Yoyo is also focused on creating a brand-, platform- and “environment”-agnostic solution in order to encourage retailers to sign up and use it.
“We incentivise retailers to make their customers use Yoyo. The number one priority is to make Yoyo the loyalty platform of choice of all major brands, all major retailers, and that in itself turns the consumers into Yoyo users. Users use Yoyo within a Yoyo app, within a banking app, or within a chat or messenger environment, that’s not actually the most important thing. Our entire marketing loyalty platform from a technology standpoint is actually designed to be able to interact with these different environments. So, if the world is moving towards more attraction within social media platforms, more attraction within chats or messenger platforms then Yoyo will integrate into that. The starting point is the retailer. Adding value to the retailer is where we are focusing right now because it’s where and how we actually create the network that uses Yoyo,” he opined.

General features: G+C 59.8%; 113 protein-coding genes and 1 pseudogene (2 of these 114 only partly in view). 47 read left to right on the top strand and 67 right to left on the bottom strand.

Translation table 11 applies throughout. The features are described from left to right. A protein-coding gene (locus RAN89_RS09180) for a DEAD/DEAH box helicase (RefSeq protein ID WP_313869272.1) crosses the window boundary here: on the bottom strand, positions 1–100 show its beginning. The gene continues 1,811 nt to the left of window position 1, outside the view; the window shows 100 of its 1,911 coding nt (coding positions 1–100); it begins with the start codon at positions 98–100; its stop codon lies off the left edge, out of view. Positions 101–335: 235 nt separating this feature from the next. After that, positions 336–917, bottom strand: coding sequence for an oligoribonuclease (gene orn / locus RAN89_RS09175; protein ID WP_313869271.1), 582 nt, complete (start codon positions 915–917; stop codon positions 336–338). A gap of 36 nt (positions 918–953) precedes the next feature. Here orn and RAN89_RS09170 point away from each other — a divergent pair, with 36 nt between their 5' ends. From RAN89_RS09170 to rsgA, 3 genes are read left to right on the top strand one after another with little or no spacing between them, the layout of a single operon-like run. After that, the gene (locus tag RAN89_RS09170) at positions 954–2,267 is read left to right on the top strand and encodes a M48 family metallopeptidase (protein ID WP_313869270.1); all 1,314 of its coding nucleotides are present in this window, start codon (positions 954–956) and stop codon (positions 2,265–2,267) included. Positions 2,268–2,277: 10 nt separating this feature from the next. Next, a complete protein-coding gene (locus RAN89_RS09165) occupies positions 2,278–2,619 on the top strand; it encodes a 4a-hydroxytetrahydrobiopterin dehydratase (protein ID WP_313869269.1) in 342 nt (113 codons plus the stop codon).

The ability to execute fast
The company started in the middle of 2013 and the first version of Yoyo was launched in early 2014 in a number of university campuses, it was until then self-funded. In June 2017, it raised a series B funding of $16 million, led by the US wholesale and food retail giant Metro Group, later joined by the UK-based Woodford Investment Management and Touchstone Innovations. It signed up local retail chains like Caffe Nero where its share of check-out reached 6% after only five months.
“We were very fast executing. We got the funding to execute fast. We have the right team to execute fast. And the real understanding of what problem we are trying to solve. So, fast forward, three and half years, we now have several thousand users and we are transacting over 1.7 million transactions a month. So, we are growing very fast. And it’s great to see that there is a real enthusiasm for using your mobile to pay when you actually add the extra component of loyalty and personalised rewards,” Falys quipped.
Yoyo is an example that “mobile payment for the sake of mobile payment is not changing people’s lives.” It is showing that a personalised reward experience that reward payment will get more people to start using their mobile for payments, especially in more mature cash-based markets where digital payment has not quite taken off yet.